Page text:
All posts filed under: Psychology

The study of the brain, mental functions and behaviour.

Blame it on the full moon

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Astronomy / Health / Myths / Psychology

Tomorrow is Halloween, which leads to thoughts of ghosts, witches, vampires and scary pumpkin faces. But year round, many people believe a full moon is linked with other spooky stuff. Crime rates, psychiatric hospital admissions, emergency room visits, dog bites, sporting injuries and hyperactivity in kids are all said to increase during a full moon. Is there any truth to the rumours? Bad moon rising Also known as the Transylvania Effect, the idea that people […]

Is it just me, or is it the Barnum Effect?

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Anthropology / Myths / Psychology

Let me tell you about yourself: You pride yourself as an independent thinker and do not accept others’ statements without satisfactory proof. While you have some personality weaknesses, you are generally able to compensate for them. You have a great deal of unused capacity which you have not turned to your advantage. Neither they, nor I, can really read your mind. Photo by Scott Rodgerson on Unsplash.   Did you read the above statements and […]

Why you (probably) can’t multitask

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Myths / Psychology

How many different things are you trying to do right now? Reading this blog post while listening to a podcast, posting on Instagram and checking email? It’s easy to think you’ll be more productive by doing lots of things at once. But it turns out for almost all of us, effective multitasking is an illusion. You’re not really multitasking With the possible exception of texting while driving, you probably think multitasking is something to aspire […]

The reality of the Uncanny Valley

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Anthropology / Evolution / Myths / Psychology

Technology has made making extremely human-like robots a reality. But is this a good thing? Tara Bautista delves into the unease that many people experience with things that are almost – but not quite – human. Welcome to the ‘Uncanny Valley’. When realistic isn’t pleasantly real enough Last weekend I started watching a new fantasy show on Netflix called The Dark Crystal: Age of Resistance. You could say it’s a cross between Game of Thrones […]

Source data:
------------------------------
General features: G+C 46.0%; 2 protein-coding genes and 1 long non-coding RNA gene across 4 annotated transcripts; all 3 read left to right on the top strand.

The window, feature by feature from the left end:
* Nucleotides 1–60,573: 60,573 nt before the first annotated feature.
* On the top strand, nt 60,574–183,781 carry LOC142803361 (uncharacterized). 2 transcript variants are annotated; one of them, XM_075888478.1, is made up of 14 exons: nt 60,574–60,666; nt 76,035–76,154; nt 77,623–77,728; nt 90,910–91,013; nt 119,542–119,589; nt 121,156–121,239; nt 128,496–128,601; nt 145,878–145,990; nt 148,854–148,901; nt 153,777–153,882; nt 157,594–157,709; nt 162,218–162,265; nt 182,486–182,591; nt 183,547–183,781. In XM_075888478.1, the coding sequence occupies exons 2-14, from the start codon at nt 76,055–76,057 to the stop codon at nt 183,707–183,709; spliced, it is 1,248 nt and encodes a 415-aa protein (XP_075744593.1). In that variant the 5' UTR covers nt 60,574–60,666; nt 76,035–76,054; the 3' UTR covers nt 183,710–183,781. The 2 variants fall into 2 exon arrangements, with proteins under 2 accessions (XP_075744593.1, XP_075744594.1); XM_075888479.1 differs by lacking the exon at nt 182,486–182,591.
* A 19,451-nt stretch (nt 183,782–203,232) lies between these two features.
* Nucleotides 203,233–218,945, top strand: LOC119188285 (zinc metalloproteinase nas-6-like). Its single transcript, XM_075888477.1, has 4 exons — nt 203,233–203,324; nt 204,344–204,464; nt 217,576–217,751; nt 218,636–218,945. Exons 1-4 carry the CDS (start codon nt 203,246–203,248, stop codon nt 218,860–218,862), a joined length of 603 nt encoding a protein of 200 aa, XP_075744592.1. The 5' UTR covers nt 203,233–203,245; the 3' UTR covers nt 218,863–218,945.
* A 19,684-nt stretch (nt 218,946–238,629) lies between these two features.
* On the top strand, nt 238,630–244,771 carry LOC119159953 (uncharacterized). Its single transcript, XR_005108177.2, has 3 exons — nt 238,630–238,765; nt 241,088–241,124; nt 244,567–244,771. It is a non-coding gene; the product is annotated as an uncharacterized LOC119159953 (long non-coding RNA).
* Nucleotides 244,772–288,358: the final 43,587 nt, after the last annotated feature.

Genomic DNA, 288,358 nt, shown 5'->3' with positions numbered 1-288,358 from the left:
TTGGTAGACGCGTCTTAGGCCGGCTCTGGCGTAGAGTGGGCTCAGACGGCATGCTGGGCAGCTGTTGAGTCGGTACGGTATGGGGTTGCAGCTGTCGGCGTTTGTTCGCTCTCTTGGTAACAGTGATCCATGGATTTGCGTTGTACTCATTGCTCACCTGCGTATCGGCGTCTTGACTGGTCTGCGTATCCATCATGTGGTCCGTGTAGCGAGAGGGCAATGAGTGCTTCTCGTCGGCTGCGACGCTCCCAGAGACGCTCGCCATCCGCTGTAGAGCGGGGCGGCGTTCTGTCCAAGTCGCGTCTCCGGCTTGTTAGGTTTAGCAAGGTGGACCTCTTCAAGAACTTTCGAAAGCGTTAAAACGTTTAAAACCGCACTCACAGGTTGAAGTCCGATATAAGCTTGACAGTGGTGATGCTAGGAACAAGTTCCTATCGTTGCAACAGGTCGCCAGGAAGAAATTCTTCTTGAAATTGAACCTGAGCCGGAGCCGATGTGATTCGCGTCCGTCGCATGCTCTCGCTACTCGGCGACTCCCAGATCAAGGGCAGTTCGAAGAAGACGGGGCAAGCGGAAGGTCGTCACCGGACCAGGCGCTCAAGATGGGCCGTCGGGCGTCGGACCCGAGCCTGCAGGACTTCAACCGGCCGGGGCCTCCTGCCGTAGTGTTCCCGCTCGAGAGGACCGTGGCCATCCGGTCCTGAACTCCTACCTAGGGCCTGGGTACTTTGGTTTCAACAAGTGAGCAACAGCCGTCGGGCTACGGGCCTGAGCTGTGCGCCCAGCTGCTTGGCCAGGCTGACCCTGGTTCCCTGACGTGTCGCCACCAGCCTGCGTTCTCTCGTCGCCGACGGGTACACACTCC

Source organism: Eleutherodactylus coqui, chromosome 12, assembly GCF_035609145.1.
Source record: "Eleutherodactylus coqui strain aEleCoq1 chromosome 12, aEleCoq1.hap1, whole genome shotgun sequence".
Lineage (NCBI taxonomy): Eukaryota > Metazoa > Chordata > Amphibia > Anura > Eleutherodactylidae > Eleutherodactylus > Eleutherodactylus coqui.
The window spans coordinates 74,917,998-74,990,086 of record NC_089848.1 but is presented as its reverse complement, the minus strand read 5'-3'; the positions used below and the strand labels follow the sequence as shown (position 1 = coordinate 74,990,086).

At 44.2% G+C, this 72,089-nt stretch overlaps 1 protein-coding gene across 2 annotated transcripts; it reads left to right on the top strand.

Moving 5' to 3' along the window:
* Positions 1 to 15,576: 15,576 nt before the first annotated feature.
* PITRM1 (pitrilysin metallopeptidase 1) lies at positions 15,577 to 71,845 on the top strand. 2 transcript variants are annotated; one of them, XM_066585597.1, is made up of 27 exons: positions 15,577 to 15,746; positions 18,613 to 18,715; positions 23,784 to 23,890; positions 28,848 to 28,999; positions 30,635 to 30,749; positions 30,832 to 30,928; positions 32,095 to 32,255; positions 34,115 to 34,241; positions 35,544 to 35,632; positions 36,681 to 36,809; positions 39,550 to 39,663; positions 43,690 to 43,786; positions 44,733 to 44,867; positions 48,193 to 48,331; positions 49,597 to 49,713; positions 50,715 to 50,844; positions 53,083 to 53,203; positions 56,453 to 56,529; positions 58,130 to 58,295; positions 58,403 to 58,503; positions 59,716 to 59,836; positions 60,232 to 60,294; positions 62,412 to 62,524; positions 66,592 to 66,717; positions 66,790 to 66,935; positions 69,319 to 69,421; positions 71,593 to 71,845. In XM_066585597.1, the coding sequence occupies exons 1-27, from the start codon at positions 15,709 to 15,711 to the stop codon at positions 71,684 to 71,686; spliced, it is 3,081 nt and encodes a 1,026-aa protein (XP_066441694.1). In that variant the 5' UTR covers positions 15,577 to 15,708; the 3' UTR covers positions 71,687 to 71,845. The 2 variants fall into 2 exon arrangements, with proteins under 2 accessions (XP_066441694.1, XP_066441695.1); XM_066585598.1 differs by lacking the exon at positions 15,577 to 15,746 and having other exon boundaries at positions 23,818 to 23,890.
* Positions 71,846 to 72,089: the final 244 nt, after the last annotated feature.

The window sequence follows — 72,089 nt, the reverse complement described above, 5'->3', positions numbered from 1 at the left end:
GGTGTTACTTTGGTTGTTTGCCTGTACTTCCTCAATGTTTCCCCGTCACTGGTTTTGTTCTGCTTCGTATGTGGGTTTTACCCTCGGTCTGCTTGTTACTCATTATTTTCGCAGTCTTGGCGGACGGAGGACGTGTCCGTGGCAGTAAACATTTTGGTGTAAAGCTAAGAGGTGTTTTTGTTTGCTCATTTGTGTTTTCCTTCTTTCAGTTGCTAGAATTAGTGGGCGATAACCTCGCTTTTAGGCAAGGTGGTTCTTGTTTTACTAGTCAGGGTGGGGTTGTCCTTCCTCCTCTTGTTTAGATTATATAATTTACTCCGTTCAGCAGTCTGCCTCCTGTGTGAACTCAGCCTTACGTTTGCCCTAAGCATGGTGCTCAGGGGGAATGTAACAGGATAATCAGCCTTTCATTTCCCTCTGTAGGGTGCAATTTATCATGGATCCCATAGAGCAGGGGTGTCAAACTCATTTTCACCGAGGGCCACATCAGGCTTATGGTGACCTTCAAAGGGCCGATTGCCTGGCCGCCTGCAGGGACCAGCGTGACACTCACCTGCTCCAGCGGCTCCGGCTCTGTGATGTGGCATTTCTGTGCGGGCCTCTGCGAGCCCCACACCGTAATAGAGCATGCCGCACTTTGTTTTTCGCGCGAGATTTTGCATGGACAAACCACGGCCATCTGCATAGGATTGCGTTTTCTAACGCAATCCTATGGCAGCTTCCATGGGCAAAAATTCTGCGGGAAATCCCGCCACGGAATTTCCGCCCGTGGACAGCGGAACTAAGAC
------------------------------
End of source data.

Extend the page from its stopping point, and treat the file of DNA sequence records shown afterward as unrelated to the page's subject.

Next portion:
Songs on repeat

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Myths / Psychology

We all do it: find a new favourite song that then gets heavy rotation on our playlists. Mine’s currently a Postmodern Jukebox’s 50s prom style cover of Closer by The Chainsmokers. Tara Bautista on the science behind why we choose to play songs on repeat and what happens when we do.   Play it again, Sam Sixty percent of participants in a study last year admitted they immediately re-listen to their favourite song, some even […]

The low down on the sunk cost fallacy

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Evolution / Myths / Psychology

Waiting in line at the grocery, you hesitate to move to another counter when it opens up. Even though you’re not looking forward to seeing it, you head to a movie you’ve already paid for. You stay in a career or relationship that no longer ‘sparks joy’. Tara Bautista asks why we cling on when we should let go. Going down with the ship Humans are weird creatures. We prize our supposedly unrivalled ability to […]

The truth about early birds

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Anthropology / Biology / Evolution / Genetics / Health / Myths / Psychology

We all know the saying ‘The early bird catches the worm’. But are there any real benefits to being a morning person? What determines whether you’re an early bird or a night owl anyway? And can night owls become early risers if they want to? Tick tock Your body has an internal clock. It’s located in the base of your brain, in the hypothalamus. You’ve probably heard the term circadian rhythm: this is the natural […]

Emojis at face value

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History / Myths / Psychology

If you’re reading this, chances are you’re familiar with emoji and have used them in an 📧, or text. How did this visual ‘language’ come about and how will it impact communication in the future? Tara Bautista explores the history and 🔬 of emojis. Smiley faces “How r u?” “I’m OK.” How many of you have received a reply like this and wondered what OK meant? It could mean anything from “Life’s all good” to […]

Nature as medicine

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Anthropology / Medicine / Myths / Psychology

For years, people have flocked to cities for greater job prospects and convenience. Tara Bautista explores why something in our psyche still yearns to escape the urban jungle and is soothed by the great outdoors. A few years ago, when I was struggling with some mental health issues, I realised that the cramped city apartment I was living in was not doing me any favours. The walls were painted a calming pale green that was […]

What if practice doesn’t make perfect?

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Anthropology / Myths / Psychology

You know the saying: practice makes perfect. But how much practice? If you believe the ‘10,000-hour rule’, you can become an expert at most things with 10,000 hours of practice. What’s the catch? Grand Masters Think about a skill you’d love to master: maybe chess, soccer, cello or speaking Spanish. What would it take for you to be truly exceptional at your chosen activity? Is raw talent essential? Perhaps early nurturing of natural talent makes […]